THAT BRIEF flap late last week over transferring airline flights from Dulles to National may have been a blessing in disguise. It made the new team at the Department of Transportation painfully aware of the intricacies of the aviation problem that has plagued this city for almost two decades.
The flap began when American Airlines announced that it would, on June 11, start operating five round-trip flights daily between National and Dallas-Fort Worth. This broke the unwritten rule that, with a few exceptions, flights of more than 650 miles should neither originate nor terminate at National. One of American's competitors on the Dallas run, Braniff, matched the move the next day and upped the ante by scheduling a nonstop National-Tulsa ; flight. Pan American then weighed in with three nonstops a day from National to Houston.
Other airlines immediately began considering flights from National to Fort Lauderdale, New Orleans, Kansas City and Denver -- all cities now shut out of the in-town airport. But before they could act, Secretary of Transportation Drew Lewis leaped in with a proposal to make mandatory, at least on a temporary basis, the 650-mile rule.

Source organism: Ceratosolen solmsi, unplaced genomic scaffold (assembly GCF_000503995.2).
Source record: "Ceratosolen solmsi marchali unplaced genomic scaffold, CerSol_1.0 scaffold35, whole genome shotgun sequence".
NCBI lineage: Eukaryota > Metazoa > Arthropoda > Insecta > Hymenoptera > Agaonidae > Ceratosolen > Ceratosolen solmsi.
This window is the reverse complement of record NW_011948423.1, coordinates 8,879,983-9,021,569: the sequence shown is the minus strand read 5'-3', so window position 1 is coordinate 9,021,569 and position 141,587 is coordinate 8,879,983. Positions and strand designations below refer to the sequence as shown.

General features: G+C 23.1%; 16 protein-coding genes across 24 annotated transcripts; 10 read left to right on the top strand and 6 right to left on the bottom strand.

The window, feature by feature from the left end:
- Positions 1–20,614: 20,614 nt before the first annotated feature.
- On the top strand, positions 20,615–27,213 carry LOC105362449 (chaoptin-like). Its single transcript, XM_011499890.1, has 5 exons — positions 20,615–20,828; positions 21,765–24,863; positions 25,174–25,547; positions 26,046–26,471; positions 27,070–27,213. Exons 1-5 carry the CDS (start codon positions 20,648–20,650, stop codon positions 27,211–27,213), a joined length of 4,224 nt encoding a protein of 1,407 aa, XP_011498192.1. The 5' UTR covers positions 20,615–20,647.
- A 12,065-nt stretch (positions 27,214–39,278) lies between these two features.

Secretary Lewis had to do that because the plans of the airlines threatened to eliminate one of the options he may want to include in a permanent operating policy for both National and Dulles. It is, as the history of the last 20 years shows, extremely difficult to move any flights out of National once they are operating there because of the political influence of the passengers who use them.
If National is opened to flights from Dallas, Tulsa and Houston, as the three airlines proposed, it will inevitably be opened to flights from any city that can be served by planes able to land there. Such a move would be disastrous for Dulles; its passenger load would drop further -- and it already had lost 25 percent of its business between 1979 and 1980. And such a move would require either a vast expansion of National or the removal from the airport of short-haul flights from places like Charlotte, Columbus and Buffalo.
The lesson Secretary Lewis and his colleagues should draw from this affair is that a National airport policy for this city cannot be achieved through deregulation and reliance on the good will of the airlines. Their current economic interest lies in maximizing their use of National, regardless of the burden that imposes on the people who live under its flight patterns. Secretary Lewis has a responsibility to protect those citizens with a new policy that systematically forces the transfer of flights and passengers from National to Dulles or Baltimore. If that requires more regulation than this administration is inclined to impose, Mr. Lewis should recommend that the federal government get out of the airport business entirely and turn both those fields over to the state of Virginia.